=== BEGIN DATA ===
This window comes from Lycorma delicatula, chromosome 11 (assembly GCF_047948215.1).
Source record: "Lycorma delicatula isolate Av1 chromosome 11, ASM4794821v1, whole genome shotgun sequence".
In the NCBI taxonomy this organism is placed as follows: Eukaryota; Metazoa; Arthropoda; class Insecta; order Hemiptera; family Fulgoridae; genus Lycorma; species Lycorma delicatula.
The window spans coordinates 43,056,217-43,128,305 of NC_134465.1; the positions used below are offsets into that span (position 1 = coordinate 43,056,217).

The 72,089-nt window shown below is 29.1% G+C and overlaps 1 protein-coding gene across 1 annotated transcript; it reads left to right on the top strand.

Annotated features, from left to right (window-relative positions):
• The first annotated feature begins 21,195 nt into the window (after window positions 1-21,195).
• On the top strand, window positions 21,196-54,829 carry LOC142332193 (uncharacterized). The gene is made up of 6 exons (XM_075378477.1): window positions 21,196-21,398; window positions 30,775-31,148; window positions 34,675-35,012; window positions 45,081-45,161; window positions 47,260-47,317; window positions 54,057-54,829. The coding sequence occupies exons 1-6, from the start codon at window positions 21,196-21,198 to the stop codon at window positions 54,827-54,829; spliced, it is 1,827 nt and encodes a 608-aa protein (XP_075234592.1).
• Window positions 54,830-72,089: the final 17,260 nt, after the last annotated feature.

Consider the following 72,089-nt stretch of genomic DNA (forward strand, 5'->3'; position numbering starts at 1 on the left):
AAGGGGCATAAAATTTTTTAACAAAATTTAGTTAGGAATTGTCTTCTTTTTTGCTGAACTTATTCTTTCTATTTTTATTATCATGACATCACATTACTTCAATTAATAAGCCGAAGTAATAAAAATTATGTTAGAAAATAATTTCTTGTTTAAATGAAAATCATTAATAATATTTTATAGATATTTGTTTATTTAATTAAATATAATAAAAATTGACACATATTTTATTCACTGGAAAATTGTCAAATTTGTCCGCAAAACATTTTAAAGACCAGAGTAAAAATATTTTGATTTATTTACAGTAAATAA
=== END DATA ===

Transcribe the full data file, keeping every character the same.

This window comes from Lycorma delicatula, chromosome 11 (assembly GCF_047948215.1).
Source record: "Lycorma delicatula isolate Av1 chromosome 11, ASM4794821v1, whole genome shotgun sequence".
In the NCBI taxonomy this organism is placed as follows: Eukaryota; Metazoa; Arthropoda; class Insecta; order Hemiptera; family Fulgoridae; genus Lycorma; species Lycorma delicatula.
The window spans coordinates 43,056,217-43,128,305 of NC_134465.1; the positions used below are offsets into that span (position 1 = coordinate 43,056,217).

The 72,089-nt window shown below is 29.1% G+C and overlaps 1 protein-coding gene across 1 annotated transcript; it reads left to right on the top strand.

Annotated features, from left to right (window-relative positions):
• The first annotated feature begins 21,195 nt into the window (after window positions 1-21,195).
• On the top strand, window positions 21,196-54,829 carry LOC142332193 (uncharacterized). The gene is made up of 6 exons (XM_075378477.1): window positions 21,196-21,398; window positions 30,775-31,148; window positions 34,675-35,012; window positions 45,081-45,161; window positions 47,260-47,317; window positions 54,057-54,829. The coding sequence occupies exons 1-6, from the start codon at window positions 21,196-21,198 to the stop codon at window positions 54,827-54,829; spliced, it is 1,827 nt and encodes a 608-aa protein (XP_075234592.1).
• Window positions 54,830-72,089: the final 17,260 nt, after the last annotated feature.

Consider the following 72,089-nt stretch of genomic DNA (forward strand, 5'->3'; position numbering starts at 1 on the left):
AAGGGGCATAAAATTTTTTAACAAAATTTAGTTAGGAATTGTCTTCTTTTTTGCTGAACTTATTCTTTCTATTTTTATTATCATGACATCACATTACTTCAATTAATAAGCCGAAGTAATAAAAATTATGTTAGAAAATAATTTCTTGTTTAAATGAAAATCATTAATAATATTTTATAGATATTTGTTTATTTAATTAAATATAATAAAAATTGACACATATTTTATTCACTGGAAAATTGTCAAATTTGTCCGCAAAACATTTTAAAGACCAGAGTAAAAATATTTTGATTTATTTACAGTAAATAA